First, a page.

The American Dream


Although the Eisenhower years were marked by fear of the Soviet Union and its military might, they were also a time of peace and prosperity. Even as many Americans remained mired in poverty, many others with limited economic opportunities, like African Americans or union workers, were better off financially in the 1950s and rose into the ranks of the middle class. Wishing to build the secure life that the Great Depression had deprived their parents of, young men and women married in record numbers and purchased homes where they could start families of their own. In 1940, the rate of homeownership in the United States was 43.6 percent. By 1960, it was almost 62 percent. Many of these newly purchased homes had been built in the new suburban areas that began to encircle American cities after the war. Although middle-class families had begun to move to the suburbs beginning in the nineteenth century, suburban growth accelerated rapidly after World War II.

Several factors contributed to this development. During World War II, the United States had suffered from a housing shortage, especially in cities with shipyards or large defense plants. Now that the war was over, real estate developers and contractors rushed to alleviate the scarcity. Unused land on the fringes of American cities provided the perfect place for new housing, which attracted not only the middle class, which had long sought homes outside the crowded cities, but also blue-collar workers who took advantage of the low-interest mortgages offered by the GI Bill.

An additional factor was the use of prefabricated construction techniques pioneered during World War II, which allowed houses complete with plumbing, electrical wiring, and appliances to be built and painted in a day. Employing these methods, developers built acres of inexpensive tract housing throughout the country. One of the first developers to take advantage of this method was William Levitt, who purchased farmland in Nassau County, Long Island, in 1947 and built thousands of prefabricated houses. The new community was named Levittown.

Levitt’s houses cost only $8,000 and could be bought with little or no down payment. The first day they were offered for sale, more than one thousand were purchased. Levitt went on to build similar developments, also called Levittown, in New Jersey and Pennsylvania (Figure). As developers around the country rushed to emulate him, the name Levittown became synonymous with suburban tract housing, in which entire neighborhoods were built to either a single plan or a mere handful of designs. The houses were so similar that workers told of coming home late at night and walking into the wrong one. Levittown homes were similar in other ways as well; most were owned by white families. Levitt used restrictive language in his agreements with potential homeowners to ensure that only whites would live in his communities.

An aerial photograph of Levittown, Pennsylvania shows acres of land with standardized homes in neat rows.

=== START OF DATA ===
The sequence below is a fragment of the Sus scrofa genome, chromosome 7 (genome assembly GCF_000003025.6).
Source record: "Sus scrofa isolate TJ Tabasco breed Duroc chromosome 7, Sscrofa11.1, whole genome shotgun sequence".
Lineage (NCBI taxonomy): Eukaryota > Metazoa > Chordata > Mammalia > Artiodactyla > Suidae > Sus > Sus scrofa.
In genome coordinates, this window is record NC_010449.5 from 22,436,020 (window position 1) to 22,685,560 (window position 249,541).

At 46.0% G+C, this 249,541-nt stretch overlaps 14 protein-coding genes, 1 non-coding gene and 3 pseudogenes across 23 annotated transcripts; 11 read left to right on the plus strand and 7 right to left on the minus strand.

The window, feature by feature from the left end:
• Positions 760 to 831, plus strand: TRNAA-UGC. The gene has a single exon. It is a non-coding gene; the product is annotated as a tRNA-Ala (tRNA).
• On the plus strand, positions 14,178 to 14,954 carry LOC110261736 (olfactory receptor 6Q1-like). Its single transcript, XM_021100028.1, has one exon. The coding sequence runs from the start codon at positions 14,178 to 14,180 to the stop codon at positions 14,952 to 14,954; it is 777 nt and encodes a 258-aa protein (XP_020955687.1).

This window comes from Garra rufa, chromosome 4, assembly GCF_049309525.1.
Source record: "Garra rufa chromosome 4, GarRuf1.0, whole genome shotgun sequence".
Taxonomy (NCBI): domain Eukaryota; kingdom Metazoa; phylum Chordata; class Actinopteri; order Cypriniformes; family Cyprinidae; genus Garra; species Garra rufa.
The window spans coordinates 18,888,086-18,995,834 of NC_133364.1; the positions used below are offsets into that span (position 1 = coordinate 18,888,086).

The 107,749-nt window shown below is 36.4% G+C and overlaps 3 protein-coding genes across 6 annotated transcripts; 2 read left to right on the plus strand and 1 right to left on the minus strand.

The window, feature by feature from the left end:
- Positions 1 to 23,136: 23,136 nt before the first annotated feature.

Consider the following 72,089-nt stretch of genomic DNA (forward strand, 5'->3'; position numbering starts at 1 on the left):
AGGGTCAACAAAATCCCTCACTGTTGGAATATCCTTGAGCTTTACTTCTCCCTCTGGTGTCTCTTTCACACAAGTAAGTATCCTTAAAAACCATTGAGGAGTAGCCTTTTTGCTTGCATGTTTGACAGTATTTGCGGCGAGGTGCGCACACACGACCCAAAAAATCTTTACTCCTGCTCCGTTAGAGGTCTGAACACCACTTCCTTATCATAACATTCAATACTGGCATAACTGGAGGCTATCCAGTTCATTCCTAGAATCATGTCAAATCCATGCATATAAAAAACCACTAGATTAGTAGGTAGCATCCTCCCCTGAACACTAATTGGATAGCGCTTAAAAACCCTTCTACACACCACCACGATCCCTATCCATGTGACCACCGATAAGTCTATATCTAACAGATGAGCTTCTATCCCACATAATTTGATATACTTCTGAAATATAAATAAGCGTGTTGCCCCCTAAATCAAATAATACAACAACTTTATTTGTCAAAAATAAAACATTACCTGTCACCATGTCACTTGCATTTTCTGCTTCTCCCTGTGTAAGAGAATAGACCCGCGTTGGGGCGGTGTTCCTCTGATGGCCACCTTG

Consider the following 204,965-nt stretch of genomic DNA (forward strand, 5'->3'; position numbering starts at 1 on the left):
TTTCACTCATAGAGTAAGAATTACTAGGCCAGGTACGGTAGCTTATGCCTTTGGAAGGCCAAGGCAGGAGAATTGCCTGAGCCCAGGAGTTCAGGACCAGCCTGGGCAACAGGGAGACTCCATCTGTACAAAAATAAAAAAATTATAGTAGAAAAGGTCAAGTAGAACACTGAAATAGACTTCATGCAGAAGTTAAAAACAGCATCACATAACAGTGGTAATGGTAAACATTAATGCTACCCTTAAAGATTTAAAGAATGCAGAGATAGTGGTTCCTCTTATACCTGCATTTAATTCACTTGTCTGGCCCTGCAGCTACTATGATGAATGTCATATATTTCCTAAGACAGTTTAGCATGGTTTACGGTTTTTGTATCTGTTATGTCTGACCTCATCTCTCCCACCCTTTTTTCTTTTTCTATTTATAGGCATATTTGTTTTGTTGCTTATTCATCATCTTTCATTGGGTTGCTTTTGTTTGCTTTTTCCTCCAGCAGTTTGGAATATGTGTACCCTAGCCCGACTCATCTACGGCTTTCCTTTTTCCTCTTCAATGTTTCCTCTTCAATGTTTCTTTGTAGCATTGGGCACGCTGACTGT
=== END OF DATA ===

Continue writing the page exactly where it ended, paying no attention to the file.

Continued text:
This aerial view of Levittown, Pennsylvania, reveals acres of standardized homes. The roads were curved to prevent cars from speeding through the residential community that was home to many young families.

In the decade between 1950 and 1960, the suburbs grew by 46 percent. The transition from urban to suburban life exerted profound effects on both the economy and society. For example, fifteen of the largest U.S. cities saw their tax bases shrink significantly in the postwar period, and the apportionment of seats in the House of Representatives shifted to the suburbs and away from urban areas.

The development of the suburbs also increased reliance on the automobile for transportation. Suburban men drove to work in nearby cities or, when possible, were driven to commuter rail stations by their wives. In the early years of suburban development, before schools, parks, and supermarkets were built, access to an automobile was crucial, and the pressure on families to purchase a second one was strong. As families rushed to purchase them, the annual production of passenger cars leaped from 2.2 million to 8 million between 1946 and 1955, and by 1960, about 20 percent of suburban families owned two cars. The growing number of cars on the road changed consumption patterns, and drive-in and drive-through convenience stores, restaurants, and movie theaters began to dot the landscape. The first McDonalds opened in San Bernardino, California, in 1954 to cater to drivers in a hurry.

As drivers jammed highways and small streets in record numbers, cities and states rushed to build additional roadways and ease congestion. To help finance these massive construction efforts, states began taxing gasoline, and the federal government provided hundreds of thousands of dollars for the construction of the interstate highway system (Figure). The resulting construction projects, designed to make it easier for suburbanites to commute to and from cities, often destroyed urban working-class neighborhoods. Increased funding for highway construction also left less money for public transportation, making it impossible for those who could not afford automobiles to live in the suburbs.

An aerial photograph shows a network of newly constructed highways.
In the late 1940s, a network of newly constructed highways connected suburban Long Island with Manhattan. The nation’s new road network also served a military purpose; interstate highways made it easier to deploy troops in the event of a national emergency.